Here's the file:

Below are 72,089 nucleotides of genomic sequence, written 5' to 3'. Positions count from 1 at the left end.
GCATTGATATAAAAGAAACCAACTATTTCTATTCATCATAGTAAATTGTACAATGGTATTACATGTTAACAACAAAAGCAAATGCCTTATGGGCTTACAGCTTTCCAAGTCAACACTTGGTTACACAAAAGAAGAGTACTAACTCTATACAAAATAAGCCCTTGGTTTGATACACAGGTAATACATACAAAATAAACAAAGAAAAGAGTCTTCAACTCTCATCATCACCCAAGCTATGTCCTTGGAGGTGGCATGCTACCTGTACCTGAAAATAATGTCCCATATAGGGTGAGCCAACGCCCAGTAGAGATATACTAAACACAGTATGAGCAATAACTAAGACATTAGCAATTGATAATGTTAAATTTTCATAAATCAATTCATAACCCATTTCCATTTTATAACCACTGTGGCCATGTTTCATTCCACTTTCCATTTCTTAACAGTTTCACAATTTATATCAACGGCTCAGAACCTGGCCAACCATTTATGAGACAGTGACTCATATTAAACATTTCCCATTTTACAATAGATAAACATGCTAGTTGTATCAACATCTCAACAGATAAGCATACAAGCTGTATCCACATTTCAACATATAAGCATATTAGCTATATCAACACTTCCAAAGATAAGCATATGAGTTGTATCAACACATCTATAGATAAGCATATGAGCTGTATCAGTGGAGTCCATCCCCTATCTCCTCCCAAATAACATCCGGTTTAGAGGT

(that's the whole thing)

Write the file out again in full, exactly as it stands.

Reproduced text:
Below are 72,089 nucleotides of genomic sequence, written 5' to 3'. Positions count from 1 at the left end.
GCATTGATATAAAAGAAACCAACTATTTCTATTCATCATAGTAAATTGTACAATGGTATTACATGTTAACAACAAAAGCAAATGCCTTATGGGCTTACAGCTTTCCAAGTCAACACTTGGTTACACAAAAGAAGAGTACTAACTCTATACAAAATAAGCCCTTGGTTTGATACACAGGTAATACATACAAAATAAACAAAGAAAAGAGTCTTCAACTCTCATCATCACCCAAGCTATGTCCTTGGAGGTGGCATGCTACCTGTACCTGAAAATAATGTCCCATATAGGGTGAGCCAACGCCCAGTAGAGATATACTAAACACAGTATGAGCAATAACTAAGACATTAGCAATTGATAATGTTAAATTTTCATAAATCAATTCATAACCCATTTCCATTTTATAACCACTGTGGCCATGTTTCATTCCACTTTCCATTTCTTAACAGTTTCACAATTTATATCAACGGCTCAGAACCTGGCCAACCATTTATGAGACAGTGACTCATATTAAACATTTCCCATTTTACAATAGATAAACATGCTAGTTGTATCAACATCTCAACAGATAAGCATACAAGCTGTATCCACATTTCAACATATAAGCATATTAGCTATATCAACACTTCCAAAGATAAGCATATGAGTTGTATCAACACATCTATAGATAAGCATATGAGCTGTATCAGTGGAGTCCATCCCCTATCTCCTCCCAAATAACATCCGGTTTAGAGGT